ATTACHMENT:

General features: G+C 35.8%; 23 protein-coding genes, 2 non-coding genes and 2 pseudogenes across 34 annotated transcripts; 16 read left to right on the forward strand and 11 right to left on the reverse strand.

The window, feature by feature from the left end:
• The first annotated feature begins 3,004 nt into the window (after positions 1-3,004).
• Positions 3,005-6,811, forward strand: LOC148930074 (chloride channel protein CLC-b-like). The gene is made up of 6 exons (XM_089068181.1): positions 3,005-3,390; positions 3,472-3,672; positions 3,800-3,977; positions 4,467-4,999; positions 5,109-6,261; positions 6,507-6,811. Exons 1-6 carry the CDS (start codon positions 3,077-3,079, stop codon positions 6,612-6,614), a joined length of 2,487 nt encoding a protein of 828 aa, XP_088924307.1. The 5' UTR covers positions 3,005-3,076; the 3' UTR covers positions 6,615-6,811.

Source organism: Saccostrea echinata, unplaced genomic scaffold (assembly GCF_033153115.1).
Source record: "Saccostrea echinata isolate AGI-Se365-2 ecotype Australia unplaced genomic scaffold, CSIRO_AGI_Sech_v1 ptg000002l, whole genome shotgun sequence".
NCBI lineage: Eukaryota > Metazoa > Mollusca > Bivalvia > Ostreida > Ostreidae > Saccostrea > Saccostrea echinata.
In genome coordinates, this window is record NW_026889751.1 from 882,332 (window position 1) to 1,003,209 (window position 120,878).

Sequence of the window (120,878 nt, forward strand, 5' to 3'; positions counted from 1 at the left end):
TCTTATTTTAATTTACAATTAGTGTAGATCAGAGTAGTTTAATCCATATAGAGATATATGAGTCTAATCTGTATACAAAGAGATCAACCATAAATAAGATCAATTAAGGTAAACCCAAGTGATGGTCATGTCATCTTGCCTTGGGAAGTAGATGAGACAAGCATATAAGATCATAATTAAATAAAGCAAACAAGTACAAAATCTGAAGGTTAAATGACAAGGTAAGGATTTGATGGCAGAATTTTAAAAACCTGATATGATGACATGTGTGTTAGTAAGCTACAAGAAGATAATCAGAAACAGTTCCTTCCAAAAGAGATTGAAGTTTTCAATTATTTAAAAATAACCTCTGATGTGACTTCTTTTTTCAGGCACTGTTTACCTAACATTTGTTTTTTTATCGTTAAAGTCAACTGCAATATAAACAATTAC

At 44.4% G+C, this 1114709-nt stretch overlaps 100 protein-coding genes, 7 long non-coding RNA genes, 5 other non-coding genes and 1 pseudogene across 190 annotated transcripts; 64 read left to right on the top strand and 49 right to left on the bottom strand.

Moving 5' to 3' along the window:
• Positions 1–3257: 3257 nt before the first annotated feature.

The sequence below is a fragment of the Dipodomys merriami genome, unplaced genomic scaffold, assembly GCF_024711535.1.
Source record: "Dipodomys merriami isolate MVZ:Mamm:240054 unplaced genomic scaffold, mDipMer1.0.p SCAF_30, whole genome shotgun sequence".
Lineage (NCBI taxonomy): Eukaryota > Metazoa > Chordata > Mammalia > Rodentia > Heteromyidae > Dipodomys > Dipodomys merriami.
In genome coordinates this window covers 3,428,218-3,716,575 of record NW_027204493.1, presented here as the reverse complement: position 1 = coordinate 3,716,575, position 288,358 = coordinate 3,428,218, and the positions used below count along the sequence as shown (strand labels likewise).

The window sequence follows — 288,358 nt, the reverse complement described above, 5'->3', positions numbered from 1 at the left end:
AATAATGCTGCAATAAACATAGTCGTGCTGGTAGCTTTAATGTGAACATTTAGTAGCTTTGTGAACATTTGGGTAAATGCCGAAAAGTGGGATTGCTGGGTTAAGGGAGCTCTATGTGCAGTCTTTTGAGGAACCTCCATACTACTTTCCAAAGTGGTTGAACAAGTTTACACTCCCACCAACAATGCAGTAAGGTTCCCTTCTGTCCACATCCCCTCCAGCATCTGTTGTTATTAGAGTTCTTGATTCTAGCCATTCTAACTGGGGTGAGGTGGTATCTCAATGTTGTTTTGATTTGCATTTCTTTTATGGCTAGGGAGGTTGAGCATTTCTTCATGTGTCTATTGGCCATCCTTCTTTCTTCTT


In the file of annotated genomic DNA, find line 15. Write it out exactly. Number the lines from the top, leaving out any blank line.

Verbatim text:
Source record: "Dipodomys merriami isolate MVZ:Mamm:240054 unplaced genomic scaffold, mDipMer1.0.p SCAF_30, whole genome shotgun sequence".